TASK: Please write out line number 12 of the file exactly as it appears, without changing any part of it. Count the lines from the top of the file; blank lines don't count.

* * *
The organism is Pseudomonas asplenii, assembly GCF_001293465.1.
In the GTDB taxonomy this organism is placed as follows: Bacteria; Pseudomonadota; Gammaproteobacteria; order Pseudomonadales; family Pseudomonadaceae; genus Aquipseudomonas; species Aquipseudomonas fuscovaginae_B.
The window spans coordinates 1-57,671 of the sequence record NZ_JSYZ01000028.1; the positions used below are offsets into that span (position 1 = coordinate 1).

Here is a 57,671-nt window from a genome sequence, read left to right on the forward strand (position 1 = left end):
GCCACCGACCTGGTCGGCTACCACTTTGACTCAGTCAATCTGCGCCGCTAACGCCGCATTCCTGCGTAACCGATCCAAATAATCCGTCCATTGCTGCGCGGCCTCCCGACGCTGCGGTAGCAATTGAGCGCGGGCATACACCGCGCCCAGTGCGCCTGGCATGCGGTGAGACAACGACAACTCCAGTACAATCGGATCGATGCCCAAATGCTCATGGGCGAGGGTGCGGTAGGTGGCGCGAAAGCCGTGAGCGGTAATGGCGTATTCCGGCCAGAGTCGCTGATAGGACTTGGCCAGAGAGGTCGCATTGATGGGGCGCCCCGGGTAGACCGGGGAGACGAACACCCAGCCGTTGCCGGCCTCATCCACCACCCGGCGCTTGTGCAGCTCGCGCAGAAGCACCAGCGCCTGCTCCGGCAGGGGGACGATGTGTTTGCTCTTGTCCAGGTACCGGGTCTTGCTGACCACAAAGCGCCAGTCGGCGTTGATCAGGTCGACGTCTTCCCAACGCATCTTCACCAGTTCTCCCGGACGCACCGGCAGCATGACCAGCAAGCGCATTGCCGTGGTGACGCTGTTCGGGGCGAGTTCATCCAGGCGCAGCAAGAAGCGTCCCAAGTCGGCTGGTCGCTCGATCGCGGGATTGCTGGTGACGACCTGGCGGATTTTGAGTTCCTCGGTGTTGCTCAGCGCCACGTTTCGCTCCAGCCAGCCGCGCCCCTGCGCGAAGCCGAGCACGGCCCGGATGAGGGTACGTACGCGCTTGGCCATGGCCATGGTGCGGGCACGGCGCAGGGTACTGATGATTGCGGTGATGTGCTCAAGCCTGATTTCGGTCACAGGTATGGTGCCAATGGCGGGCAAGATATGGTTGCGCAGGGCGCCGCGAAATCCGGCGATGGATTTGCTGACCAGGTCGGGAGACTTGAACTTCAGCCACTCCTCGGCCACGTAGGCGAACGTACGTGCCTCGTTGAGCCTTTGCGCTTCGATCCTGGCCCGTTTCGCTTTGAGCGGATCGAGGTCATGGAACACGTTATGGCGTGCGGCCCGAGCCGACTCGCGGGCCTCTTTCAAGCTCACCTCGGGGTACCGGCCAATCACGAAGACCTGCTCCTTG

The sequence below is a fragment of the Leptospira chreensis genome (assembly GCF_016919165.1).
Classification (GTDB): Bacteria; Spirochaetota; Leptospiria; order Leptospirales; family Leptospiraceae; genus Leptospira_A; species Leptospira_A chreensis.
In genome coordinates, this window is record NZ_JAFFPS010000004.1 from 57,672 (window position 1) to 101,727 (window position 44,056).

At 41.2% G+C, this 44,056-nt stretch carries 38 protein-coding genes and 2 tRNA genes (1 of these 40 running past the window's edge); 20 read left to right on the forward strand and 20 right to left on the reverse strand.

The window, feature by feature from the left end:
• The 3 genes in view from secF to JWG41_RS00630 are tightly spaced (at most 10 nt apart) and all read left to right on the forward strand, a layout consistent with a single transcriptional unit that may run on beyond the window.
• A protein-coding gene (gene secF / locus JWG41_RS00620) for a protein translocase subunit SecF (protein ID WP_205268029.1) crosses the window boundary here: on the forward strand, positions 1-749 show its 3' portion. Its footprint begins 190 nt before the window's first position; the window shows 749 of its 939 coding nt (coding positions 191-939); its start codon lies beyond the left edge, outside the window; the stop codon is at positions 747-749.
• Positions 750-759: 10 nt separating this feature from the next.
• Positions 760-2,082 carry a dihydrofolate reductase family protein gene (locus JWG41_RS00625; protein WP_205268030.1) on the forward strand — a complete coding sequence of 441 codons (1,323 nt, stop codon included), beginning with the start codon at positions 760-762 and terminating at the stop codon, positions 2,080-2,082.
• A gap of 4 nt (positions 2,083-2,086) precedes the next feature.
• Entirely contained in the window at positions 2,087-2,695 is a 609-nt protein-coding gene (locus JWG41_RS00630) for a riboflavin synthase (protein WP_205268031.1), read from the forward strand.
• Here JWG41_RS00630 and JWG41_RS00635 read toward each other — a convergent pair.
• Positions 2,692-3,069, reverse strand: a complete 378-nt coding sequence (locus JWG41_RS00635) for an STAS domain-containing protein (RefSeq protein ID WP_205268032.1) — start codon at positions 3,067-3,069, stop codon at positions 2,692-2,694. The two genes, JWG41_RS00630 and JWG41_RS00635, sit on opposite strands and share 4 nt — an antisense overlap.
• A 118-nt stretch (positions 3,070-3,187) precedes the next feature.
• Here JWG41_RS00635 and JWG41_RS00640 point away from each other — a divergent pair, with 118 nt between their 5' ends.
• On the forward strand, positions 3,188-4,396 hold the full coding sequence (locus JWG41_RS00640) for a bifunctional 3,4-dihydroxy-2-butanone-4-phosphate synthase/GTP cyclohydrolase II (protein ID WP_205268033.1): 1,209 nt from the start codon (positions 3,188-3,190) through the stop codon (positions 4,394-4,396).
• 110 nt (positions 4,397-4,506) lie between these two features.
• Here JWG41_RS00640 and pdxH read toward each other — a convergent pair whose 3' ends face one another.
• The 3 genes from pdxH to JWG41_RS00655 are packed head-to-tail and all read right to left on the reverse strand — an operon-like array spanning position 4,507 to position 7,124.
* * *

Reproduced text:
• A protein-coding gene (gene secF / locus JWG41_RS00620) for a protein translocase subunit SecF (protein ID WP_205268029.1) crosses the window boundary here: on the forward strand, positions 1-749 show its 3' portion. Its footprint begins 190 nt before the window's first position; the window shows 749 of its 939 coding nt (coding positions 191-939); its start codon lies beyond the left edge, outside the window; the stop codon is at positions 747-749.